If then there is any encouragement in Christ, any consolation
from love, any sharing in the Spirit, any compassion and sympathy,
make my joy complete: be of the same mind, having the
same love, being in full accord and of one mind. Do nothing
from selfish ambition or conceit, but in humility regard others
as better than yourselves. Let each of you look not to your own
interests, but to the interests of others. Let the same mind be in
you that was in Christ Jesus.
Like much of the New Testament, the book of Philippians is someone else’s mail. Not only that, it’s jail mail, written by the apostle Paul when he was imprisoned for the gospel.
Philippians 2:1-11 is dazzling. It culminates with a cosmic vision of an exalted Christ, where every knee bows and every tongue confesses that Jesus is the name above every name. This is a universal, worshipful realization that Jesus was and is and always will be every blessed thing he said he was. We would do well to read, reread, even re-reread verses 9 through 11, to be still in the light of that glory.
But before the glory comes the humility. Jesus the living Word becomes physically embodied, made flesh, Emmanuel, God-with-us. The mysterious, pre-existent God climbs down and crawls inside a simple earthly existence. Eternity enters time. The Creator slips quietly into creation, tiny and soft, alive and kicking in the womb of Mary. How could God possibly come closer? This is no distant deity.
The God who chooses a human life also chooses a human death. And not just any human death; Jesus died on a cross. To grasp the significance of this, we 21st century believers need to be re-sensitized to the cross. We need an unsanitized understanding of the cross.
The original cross wasn’t jewelry; it was naked public torture. More than just a method of execution, crucifixion was a gruesome advertisement, a bloody, humiliating PSA that made an example of an enemy: “Don’t mess with us. Don’t mess with our interests. Don’t mess with our power. This can happen to you.” The cross sent a message.
It is one thing to choose the limitations and frailties of a human life. It is another thing entirely to fully embrace the cross. It is one thing to “put yourself out there” and risk possible rejection. It is another thing to do so knowing that your vulnerable overture will be violently refused. It is the cost of coming close, the inherent danger of embodied love. Jesus counted the cost. Then he paid the price.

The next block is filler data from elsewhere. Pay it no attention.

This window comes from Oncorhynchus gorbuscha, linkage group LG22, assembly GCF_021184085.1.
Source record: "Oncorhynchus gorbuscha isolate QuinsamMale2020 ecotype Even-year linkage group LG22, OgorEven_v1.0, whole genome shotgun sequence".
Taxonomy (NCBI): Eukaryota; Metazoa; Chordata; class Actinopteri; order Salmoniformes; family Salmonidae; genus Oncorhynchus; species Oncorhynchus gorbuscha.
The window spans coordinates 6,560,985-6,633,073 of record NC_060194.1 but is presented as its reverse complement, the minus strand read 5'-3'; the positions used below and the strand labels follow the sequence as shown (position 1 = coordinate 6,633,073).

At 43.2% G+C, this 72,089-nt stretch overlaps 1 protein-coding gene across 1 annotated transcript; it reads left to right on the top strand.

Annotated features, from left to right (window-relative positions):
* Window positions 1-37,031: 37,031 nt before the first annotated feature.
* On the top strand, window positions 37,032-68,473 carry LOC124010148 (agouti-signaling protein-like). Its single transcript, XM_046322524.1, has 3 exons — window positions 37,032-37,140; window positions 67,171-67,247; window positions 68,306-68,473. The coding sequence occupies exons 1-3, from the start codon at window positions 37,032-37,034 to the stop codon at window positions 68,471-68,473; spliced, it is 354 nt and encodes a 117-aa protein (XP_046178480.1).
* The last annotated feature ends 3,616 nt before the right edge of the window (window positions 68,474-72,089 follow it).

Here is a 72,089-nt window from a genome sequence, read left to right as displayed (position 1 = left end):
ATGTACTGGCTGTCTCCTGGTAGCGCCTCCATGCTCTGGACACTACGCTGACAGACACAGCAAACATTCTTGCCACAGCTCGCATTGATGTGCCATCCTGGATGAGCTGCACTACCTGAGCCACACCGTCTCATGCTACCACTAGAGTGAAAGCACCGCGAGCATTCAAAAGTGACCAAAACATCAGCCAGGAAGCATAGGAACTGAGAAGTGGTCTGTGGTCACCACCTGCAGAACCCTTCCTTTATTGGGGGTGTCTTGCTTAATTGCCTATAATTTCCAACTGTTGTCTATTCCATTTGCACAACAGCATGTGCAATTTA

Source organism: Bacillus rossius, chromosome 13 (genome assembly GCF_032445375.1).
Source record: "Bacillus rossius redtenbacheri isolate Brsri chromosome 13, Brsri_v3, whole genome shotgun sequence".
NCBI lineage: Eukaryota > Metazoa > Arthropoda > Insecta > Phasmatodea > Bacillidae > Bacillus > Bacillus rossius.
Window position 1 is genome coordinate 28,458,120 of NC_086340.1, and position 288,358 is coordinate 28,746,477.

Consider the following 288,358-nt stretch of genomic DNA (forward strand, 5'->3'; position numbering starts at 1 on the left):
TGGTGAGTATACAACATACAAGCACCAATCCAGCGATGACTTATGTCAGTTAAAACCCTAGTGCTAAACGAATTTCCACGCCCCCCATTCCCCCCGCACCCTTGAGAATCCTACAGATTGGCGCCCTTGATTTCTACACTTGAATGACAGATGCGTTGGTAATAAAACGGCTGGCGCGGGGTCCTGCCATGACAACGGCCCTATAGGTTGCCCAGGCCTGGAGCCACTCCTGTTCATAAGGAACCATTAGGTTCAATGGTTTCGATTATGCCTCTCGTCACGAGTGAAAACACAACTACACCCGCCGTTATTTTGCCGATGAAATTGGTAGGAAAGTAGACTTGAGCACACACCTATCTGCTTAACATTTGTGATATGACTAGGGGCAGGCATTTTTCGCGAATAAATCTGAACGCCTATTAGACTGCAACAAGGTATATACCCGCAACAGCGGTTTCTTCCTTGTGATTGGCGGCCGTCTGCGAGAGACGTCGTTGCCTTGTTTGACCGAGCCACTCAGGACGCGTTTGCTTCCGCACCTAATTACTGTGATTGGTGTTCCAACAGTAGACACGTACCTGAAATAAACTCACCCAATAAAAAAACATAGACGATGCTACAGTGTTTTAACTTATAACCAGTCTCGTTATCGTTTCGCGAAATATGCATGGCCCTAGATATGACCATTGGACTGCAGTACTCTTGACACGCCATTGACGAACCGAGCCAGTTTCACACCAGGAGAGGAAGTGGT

That’s when the cross took on a very different message: The cross is what love looks like. The cross is God turning the other cheek. The cross is not Jesus acting out of self-interest, but acting in the best interest of others, whether or not those “others” realize it or accept it.
This enormous theological vision (v. 6-11) lands hard on a single point of practical application: Have the same mindset as Christ Jesus (v. 5). Go and do likewise. If Jesus was humble, you can be too.
Humility is hard. Some of us struggle with low selfesteem. Some of us struggle with high self-esteem. On the surface, self-aggrandizement and self-hatred look like polar opposites. But deep down, they have a common core: a wounded soul turned in on itself, self-centered and self-absorbed. Pride and self-loathing are not opposites of each other. Together, they are the opposite of humility and the opposite of Christlikeness. So whether we think too highly of ourselves or too lowly of ourselves, all of us need something—or someone—to come close, go deep, and pry us off ourselves.
Verses 2-5 can and should be turned into deep interpersonal questions for the body of Christ. Are we like-minded? Do we have the same love? Are we one in spirit? Are we of one mind? Do we do anything—anything—out of selfish ambition? Do we do anything out of vain conceit? Do we value others above ourselves? Do we look to our own interests, or the interests of others? And if so, how do we conspicuously demonstrate this?
My friends in the Church of the Brethren may be inclined to apply these questions to our own churches. That is necessary. It is also insufficient. I am told that, according to Gordon-Conwell Theological Seminary, there are now over 40,000 Christian denominations worldwide. Please let that number sink in.
I consistently meet people—believers and unbelievers— who do not even know what a denomination is. I would be very hard pressed to describe more than a few denominations, and I am a lifelong religious professional. I’m an enthusiastic Protestant, but I am completely at a loss to give an account for the existence of 40,000 different Christian brands in light of Philippians 2:2-5. These verses are not “gray areas” of the Bible where “scholars disagree”; they are painfully clear commands. More than that, in the context of this scripture, these directives are rooted in our view of Jesus.
Jesus is infinitely more than a role model, and humility is more than a nice virtue. Christians have a generous view of others and a modest, honest view of ourselves for one reason: because we have a high view of Jesus. Christians believe that Jesus was and is and always will be every blessed thing he said he was. And this high Christology demands relentless humility. The body of Christ should have the mind of Christ. In theological terms it’s not a stretch. In practical terms it may be a miracle.
So I hold on to miracles, because I hold on to Jesus. His entire existence was and is a universe-bending concert of miracles. Perhaps Christlike humility is more than a tame, moral virtue. Perhaps Christlike humility is the self-emptying, message-sending, knee-bending, tongue-confessing, death-defeating, servant-leading, other-loving, God-glorifying, world-changing miracle all of us need.
Jeremy Ashworth is pastor of Circle of Peace Church of the Brethren in Peoria, Arizona.